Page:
Intra-event and inter-seasonal behaviour of suspended sediment in flash floods of the semi-arid northern Negev, Israel

Yulia Alexandrov, Jonathan B. Laronne, Ian Reid

Research output: Contribution to journalArticlepeer-review

87 Scopus citations

Abstract

A better understanding of the relation between suspended sediment concentration and water discharge is gained by recognizing, amongst other things, the different impacts of two types of rainfall event: wandering, discrete, convective or convectively-enhanced, high intensity storms; and ubiquitous, multi-celled, low intensity, frontal storms. In the Levant, the first type is characteristic of autumn and spring and the flushing of sediment by the instant onset of high intensity rainfall produces a clockwise hysteresis in the suspended sediment-water discharge relation. The second type is characteristic of winter and can be marked by either anticlockwise or no hysteresis in the suspended sediment-water discharge relation; sedimentary flushing is rarely apparent. Suspended sediment concentrations in flash floods resulting from convective storms are high (typically 104-105 mg l- 1) but correlation with water discharge is low (r = 0.57). In contrast, frontal storm runoff carries lower suspended sediment concentrations (typically 103-10mg l- 1) and correlation with water discharge is better (r = 0.78). This division assists in interpreting the high degree of scatter evident in the overall suspended sediment concentration-water discharge relation, but it reveals that much is yet to be learned about the interplay of the disposition of cellular storm tracks and sediment source areas.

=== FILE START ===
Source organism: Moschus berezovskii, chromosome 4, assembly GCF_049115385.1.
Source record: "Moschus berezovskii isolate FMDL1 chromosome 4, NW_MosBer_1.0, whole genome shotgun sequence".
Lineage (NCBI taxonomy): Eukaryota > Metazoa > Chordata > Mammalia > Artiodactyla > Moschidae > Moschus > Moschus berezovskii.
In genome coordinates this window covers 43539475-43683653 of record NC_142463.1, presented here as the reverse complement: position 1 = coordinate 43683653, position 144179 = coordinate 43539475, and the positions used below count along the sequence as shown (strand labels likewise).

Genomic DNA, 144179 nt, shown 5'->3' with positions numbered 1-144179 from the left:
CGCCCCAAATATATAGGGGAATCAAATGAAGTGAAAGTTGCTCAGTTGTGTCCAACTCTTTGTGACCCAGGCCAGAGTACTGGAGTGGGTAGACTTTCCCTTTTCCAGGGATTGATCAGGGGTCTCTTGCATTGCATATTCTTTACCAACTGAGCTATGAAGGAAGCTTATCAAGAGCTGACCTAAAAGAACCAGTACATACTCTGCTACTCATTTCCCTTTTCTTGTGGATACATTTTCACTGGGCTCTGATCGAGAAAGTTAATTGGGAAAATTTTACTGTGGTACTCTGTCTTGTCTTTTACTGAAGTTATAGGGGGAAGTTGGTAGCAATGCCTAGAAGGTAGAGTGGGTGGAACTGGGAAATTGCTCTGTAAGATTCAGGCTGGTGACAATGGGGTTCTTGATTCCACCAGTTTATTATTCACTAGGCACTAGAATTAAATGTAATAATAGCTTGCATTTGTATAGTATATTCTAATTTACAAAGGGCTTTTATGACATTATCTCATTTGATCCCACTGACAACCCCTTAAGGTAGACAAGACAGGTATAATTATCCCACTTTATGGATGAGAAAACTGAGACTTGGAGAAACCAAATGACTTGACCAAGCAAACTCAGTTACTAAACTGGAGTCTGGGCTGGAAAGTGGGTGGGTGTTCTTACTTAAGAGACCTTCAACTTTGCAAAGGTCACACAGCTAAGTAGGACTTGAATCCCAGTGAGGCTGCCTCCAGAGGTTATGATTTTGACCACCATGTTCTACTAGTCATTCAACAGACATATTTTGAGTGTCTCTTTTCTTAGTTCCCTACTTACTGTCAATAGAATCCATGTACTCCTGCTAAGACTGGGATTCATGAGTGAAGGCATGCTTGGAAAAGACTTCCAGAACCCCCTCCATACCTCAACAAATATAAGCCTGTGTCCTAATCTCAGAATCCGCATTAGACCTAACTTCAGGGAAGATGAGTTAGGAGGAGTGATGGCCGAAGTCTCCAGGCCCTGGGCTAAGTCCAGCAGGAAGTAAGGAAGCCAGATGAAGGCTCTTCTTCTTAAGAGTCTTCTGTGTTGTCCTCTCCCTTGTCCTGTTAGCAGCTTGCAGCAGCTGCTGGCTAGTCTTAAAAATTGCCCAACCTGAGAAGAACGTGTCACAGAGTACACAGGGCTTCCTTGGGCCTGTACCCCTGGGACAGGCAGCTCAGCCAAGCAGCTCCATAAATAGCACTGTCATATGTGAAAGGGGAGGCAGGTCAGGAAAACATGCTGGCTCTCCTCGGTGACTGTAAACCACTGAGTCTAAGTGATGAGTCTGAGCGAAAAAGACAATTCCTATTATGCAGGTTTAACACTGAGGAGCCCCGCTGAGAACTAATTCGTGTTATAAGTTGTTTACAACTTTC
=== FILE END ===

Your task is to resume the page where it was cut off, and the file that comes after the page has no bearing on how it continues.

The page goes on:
Original languageEnglish
Pages (from-to)85-97
Number of pages13
JournalGeomorphology
Volume85
Issue number1-2
DOIs
StatePublished - 15 Mar 2007

Keywords

  • Arid zone
  • Dryland
  • Flash flood
  • Hysteresis
  • Runoff
  • Semi-desert
  • Suspended sediment

ASJC Scopus subject areas

  • Earth-Surface Processes

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